Samiel’s offstage contributions in II were similarly bungled, given to the light-toned Stephan Loges (doubling as a weak-voiced Ottakar in III) who was then improperly amplified anyway. Of the absolutely terrifying voice-of-doom that killed the woman sitting behind me at the ROH in 1978 (her head landed on my shoulder with a sudden thump, I yelped and she then keeled over into the aisle: this is true, by the way) there was not a trace: and if the astonishing epitome of Schauerromantik, composed entirely out-of-nowhere Wolfsschluchtszene can’t conjure a few corpses in its course, then something’s gone badly wrong.

Ah well, there is always Sir Colin and the LSO to hand to rescue the day musically, though as I said last year, in tones prophetical, in the same Proms review: “There will be a lot of proto-Wagnerian sonority, both vocal and orchestral, as Sir Colin assuredly angles the axis of interest towards the music the opera anticipates rather than recalls. This is fair enough: the score sits there like Janus, facing in two contrary directions simultaneously, one forwards, one back”. And this was indeed exactly the case tonight. Fielding a string band of 60 – much larger than the Kirov did for late Wagner and Verdi, please note – the LSO gave a performance that was in essentials massively Wagnerian, with fat, rich tone and much thickly-blended melos. It’s impressive as sheer sound: but Weber – writing, please remember, in 1818, not 1878 – wouldn’t have even recognised the half of it as his own music.

I’m pretty sure he wouldn’t have known what the singers were up to either, since the principals were all miscast as part of the general Wagnerian inflation of the work’s scale. Thus, Sally Matthews was singing Ännchen when she should have been the Agathe: Lucy Hall, who was bizarrely conscripted to sing the parts of all four different Bridesmaids in turn, should have been singing Ännchen: and poor Christine Brewer, singing Agathe, shouldn’t have been singing in this work at all. Much as I love Brewer – and I do: to whom else have I ever given 5 stars here? – she is all wrong for the role. Huge, heroically–sized (um, vocally) with a steely, air-cleaving tone and an inescapably mature, almost matronly tone, she is hopelessly wrong for Weber’s demure teenage Jungfer: Even Matthews’ voice is really too big for it (let alone the role she actually did sing); but she would have been a much better bet even so, younger-sounding, more lithe and limber in turning tight corners (much laborious manoeuvring hereabouts chez Brewer, alas) and capable of manifesting confused innocence rather than projecting imperious, oracular grandeur. Leise, leise fromme Weise found Brewer short of the necessary length of breath to get to the ends of some lines: and Und ob die Wolke became an exercise in treading on eggshells, all reining in and holding back (and in fairness, very expertly done too: but the strain shows, and the result nowhere penetrates to the heart of the character’s very vociferous-but-simple piety).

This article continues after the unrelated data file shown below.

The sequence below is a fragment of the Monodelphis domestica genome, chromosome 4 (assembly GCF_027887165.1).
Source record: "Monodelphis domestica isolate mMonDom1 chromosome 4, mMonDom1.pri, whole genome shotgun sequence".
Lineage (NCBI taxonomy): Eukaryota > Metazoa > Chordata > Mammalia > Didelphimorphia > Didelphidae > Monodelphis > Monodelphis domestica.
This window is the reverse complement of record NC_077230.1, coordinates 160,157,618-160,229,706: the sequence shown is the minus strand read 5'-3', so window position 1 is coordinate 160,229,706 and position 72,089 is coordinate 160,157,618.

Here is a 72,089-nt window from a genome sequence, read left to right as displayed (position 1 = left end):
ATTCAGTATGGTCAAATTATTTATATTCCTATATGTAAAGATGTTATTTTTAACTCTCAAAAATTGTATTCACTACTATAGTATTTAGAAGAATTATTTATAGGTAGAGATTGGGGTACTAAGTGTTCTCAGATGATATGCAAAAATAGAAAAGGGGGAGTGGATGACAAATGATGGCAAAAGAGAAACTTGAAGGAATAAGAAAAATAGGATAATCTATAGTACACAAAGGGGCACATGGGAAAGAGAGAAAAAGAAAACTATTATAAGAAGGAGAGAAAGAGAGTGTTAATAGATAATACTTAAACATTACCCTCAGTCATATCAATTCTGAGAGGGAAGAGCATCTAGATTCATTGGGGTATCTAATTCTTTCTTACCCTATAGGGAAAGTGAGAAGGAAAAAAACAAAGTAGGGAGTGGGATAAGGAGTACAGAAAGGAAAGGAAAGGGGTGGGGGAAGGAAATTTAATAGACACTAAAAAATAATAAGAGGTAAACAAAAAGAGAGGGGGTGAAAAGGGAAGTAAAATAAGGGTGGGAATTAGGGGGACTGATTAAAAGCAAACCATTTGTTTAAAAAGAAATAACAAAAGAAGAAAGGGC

I thought Sally Matthews’ Ännchen quite fabulously well-sung: rich, even, a real full-bodied, juicy lyric soprano, smoky below and effortless in alt. A lovely piece of singing of real distinction, in fact. Unfortunately, Ännchen is a soubrette role (Marzelline in Fidelio the obvious inspiration). As with Brewer, one salutes a technique that can negotiate such miscasting – in Matthews’ case, the usual-for-the-repertoire coloratura – but still wonders why she should be having to do so at all. This is not the first time Sir Colin has shown a, shall we say, highly individual sense of vocal suitability: it used to happen often enough at Covent Garden; and only recently he chose Schwanewilms – who would have been perfect here as Agathe – to sing a very discommoded Desdemona instead. As the Americans say with deadpan despair: go figure. And then there was her Otello, Simon O’Neill, as tonight’s Max. As casting goes this is somewhat less peculiar: whenever I heard the opera at the ROH, it was with either René Kollo or Peter Hofmann in the role, Lohengrins and Parsifals both. But then, they were under Sir Colin as well. It is surely possible to perform a role written in 1818 as if it had been written for a Tamino or Florestan – known points of reference available to Weber as models – than to somehow credit him with more than just musical prescience and to imagine that he really had a Siegmund or Tristan-type voice in mind. Still, O’Neill slots in to Sir Colin’s Wagnerian conception admirably, and was in far more pleasing voice than last year’s Walthers found him at Covent Garden. It’s still a notably nasal, reedy business: but the focus is tight, the tone secure, and the scale and stamina unstinting. Poor love, he’s no kind of actor, even of the vocal variety: but his commitment to the matter in hand is absolute, and not a note emerged tonight either ill-tuned or ill-turned. Ideally, more lyric juice is what’s wanted, and a bit less steely clarion ping: but given the almost universal miscasting elsewhere, this specimen went relatively well.